Campaign launched to end background music ban

Scottish operators back #DontStopTheMusic initiative

OPERATORS have backed a new campaign calling for an end to the background music ban in Scotland’s pubs and restaurants.

#DontStopTheMusic was launched by the Night-Time Industries Association Scotland (NTIAS) today (September 28) in a bid to overturn the volume veto in venues, amid claims Scotland is the only country in the world with such a measure in place as part of its COVID response. First Minister Nicola Sturgeon announced the measure last month, saying there should be no background music or volume from TVs from August 14.

The campaign, which hopes to raise awareness around the ban by calling on people to share their favourite song of all time along with the #DontStopTheMusic hashtag, is calling for clarity on the reasons behind the measure, which it said is “compounding an already pressurised environment” for the trade.

Businesses backing the initiative are calling for an end to the background music ban and for the introduction of “robust venue-specific measures to ensure operators can set appropriate levels of background music, giving regulators the confidence that it will not interfere with vital public health goals”.

Michael Grieve, chair of the NTIAS, said music is “central to creating a welcoming environment for customers in already struggling venues right across Scotland and is also vital to mental health and wellbeing for staff and customers alike”.

“The total ban on background music is having a severe effect on many hospitality businesses leading to completely sterile environments which some have likened to visiting a library,” he said.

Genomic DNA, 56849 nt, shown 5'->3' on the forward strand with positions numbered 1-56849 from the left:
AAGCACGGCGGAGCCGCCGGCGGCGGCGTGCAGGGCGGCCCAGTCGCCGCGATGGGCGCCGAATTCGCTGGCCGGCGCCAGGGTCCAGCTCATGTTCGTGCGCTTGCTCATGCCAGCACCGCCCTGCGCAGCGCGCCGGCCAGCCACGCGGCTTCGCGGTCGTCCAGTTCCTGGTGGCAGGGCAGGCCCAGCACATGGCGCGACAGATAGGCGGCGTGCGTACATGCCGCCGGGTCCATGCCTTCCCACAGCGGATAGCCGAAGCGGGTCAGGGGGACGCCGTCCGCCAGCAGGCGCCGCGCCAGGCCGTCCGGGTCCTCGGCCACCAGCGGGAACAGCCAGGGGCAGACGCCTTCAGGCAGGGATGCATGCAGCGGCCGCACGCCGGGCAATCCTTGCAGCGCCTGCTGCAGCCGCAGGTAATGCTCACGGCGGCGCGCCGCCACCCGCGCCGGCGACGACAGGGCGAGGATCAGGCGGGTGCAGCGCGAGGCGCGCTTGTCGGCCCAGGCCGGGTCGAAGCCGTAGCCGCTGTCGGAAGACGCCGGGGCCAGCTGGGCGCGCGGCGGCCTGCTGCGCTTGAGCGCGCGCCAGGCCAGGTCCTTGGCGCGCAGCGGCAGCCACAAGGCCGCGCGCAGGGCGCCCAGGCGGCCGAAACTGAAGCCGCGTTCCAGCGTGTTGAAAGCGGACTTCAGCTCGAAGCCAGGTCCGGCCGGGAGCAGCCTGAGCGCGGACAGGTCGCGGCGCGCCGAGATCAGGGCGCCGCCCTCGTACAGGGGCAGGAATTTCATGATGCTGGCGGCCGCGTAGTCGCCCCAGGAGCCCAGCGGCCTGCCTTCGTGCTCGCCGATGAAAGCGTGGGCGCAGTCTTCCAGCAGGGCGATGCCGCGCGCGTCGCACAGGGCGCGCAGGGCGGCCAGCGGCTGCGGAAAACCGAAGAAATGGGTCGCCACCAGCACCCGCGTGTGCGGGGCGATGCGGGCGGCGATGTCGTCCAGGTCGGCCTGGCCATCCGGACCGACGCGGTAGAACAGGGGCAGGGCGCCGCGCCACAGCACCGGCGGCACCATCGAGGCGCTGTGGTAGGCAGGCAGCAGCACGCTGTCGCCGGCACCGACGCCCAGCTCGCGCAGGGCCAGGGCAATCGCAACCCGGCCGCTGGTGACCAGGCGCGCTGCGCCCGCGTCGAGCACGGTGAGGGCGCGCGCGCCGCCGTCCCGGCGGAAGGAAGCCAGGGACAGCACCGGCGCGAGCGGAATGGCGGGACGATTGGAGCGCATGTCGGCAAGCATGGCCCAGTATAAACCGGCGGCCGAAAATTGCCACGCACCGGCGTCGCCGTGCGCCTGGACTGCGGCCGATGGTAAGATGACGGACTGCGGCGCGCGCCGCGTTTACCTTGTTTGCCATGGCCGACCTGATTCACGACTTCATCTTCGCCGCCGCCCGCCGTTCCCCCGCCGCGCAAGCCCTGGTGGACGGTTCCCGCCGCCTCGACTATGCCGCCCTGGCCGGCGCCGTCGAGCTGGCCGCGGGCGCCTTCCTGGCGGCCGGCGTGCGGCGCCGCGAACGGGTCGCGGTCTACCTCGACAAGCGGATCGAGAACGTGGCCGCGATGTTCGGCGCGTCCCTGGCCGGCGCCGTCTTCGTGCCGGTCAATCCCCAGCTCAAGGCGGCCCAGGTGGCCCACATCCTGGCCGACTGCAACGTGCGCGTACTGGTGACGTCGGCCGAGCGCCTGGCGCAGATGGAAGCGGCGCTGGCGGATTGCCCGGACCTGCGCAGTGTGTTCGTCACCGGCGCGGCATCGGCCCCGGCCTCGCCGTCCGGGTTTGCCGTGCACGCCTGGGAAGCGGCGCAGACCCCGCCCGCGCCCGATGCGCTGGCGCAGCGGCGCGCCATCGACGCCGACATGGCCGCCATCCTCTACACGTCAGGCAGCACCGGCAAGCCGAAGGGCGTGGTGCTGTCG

“It seems completely disproportionate relative to other settings and, whilst our industry is totally committed to the serious public health imperatives which the Scottish Government is focused on, our already damaged sector is in serious danger of being permanently wiped out unless this ban is removed.”

Donald MacLeod, owner of Glasgow’s Garage and Cathouse venues, said: “The sound of silence is now killing much of Scotland’s hospitality sector and beleaguered night-time economy; don’t let that be our nation’s COVID legacy.”

Andrew Fleming Brown, managing director of Glasgow venue SWG3, said the ban on background music is “the kiss of death to ambience within the hospitality sector”.

“There has not been any scientific evidence presented to support the ban and, in fact, the only evidence indicates it has the reverse effect,” he said.

And Paul Smith of CGL Leisure described the background music ban as “a step too far”.

“It is a knee-jerk reaction by government mandarins and is based on no scientific evidence,” he said.

“It is counterproductive. Where there is no ambient sound people lean in towards each other when talking which is a greater risk of aerosol spread.”

Stuart McPhee, director of Siberia Bar & Hotel in Aberdeen, said the lack of background music in venues is having “all kinds of profound consequences”.

“But to top it off, the general public are staying away because in their own homes, there are none of these draconian measures,” he said.

Lindsay McIntyre, director at KSG Acoustics, said: “It remains our view that well-managed background music can be safely reintroduced to hospitality settings across the sector.

“We are already working with the Scottish Government to achieve this and look forward to a swift resolution to the ban.”